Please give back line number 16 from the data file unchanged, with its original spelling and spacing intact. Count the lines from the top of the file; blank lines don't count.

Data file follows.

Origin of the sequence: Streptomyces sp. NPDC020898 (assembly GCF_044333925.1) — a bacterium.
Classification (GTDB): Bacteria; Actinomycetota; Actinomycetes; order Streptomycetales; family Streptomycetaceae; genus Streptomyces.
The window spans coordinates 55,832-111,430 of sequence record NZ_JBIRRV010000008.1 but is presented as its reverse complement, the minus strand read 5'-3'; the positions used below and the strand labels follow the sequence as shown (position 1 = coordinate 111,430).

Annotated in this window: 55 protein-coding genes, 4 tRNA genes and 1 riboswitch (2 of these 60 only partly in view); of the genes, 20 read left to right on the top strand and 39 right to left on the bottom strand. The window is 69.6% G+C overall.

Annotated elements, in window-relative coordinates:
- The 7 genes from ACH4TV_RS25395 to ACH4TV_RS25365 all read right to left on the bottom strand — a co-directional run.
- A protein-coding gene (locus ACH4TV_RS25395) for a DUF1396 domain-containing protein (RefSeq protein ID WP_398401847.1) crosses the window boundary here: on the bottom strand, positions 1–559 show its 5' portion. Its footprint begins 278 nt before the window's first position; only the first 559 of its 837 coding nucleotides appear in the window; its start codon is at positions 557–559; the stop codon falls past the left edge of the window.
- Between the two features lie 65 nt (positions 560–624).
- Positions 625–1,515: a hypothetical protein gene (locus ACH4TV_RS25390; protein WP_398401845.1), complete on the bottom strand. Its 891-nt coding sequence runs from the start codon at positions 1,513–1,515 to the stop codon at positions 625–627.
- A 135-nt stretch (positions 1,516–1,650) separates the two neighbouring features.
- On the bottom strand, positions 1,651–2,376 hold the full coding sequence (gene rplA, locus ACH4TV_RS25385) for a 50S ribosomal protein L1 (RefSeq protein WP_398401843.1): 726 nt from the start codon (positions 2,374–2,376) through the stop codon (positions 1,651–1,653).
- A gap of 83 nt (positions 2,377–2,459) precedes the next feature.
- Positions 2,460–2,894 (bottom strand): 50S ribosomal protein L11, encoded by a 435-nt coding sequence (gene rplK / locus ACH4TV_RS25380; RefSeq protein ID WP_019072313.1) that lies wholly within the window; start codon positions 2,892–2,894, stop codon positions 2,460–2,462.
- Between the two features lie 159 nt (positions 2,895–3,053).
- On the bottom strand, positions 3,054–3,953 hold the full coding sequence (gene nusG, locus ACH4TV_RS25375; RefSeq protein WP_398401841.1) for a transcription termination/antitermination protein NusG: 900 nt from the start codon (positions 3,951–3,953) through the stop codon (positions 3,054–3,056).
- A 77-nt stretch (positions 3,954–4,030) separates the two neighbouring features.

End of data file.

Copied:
- A 77-nt stretch (positions 3,954–4,030) separates the two neighbouring features.